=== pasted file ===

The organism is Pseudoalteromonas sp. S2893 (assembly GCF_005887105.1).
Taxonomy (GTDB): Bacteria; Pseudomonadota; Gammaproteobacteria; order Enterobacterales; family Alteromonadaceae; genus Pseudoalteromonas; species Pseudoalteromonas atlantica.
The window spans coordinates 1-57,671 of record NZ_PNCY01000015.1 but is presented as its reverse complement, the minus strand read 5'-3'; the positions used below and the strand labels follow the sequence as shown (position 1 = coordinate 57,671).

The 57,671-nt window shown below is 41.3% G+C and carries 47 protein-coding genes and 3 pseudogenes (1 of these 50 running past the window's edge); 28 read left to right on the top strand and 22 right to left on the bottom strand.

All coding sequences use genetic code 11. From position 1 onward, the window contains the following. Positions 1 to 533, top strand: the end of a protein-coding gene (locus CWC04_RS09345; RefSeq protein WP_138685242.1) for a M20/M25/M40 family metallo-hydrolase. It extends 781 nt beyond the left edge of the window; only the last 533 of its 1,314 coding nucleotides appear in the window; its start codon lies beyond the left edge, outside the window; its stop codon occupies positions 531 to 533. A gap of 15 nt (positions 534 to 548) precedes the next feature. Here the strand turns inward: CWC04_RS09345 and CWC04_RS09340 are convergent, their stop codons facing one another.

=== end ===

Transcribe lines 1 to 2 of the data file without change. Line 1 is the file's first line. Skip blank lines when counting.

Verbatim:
The organism is Pseudoalteromonas sp. S2893 (assembly GCF_005887105.1).
Taxonomy (GTDB): Bacteria; Pseudomonadota; Gammaproteobacteria; order Enterobacterales; family Alteromonadaceae; genus Pseudoalteromonas; species Pseudoalteromonas atlantica.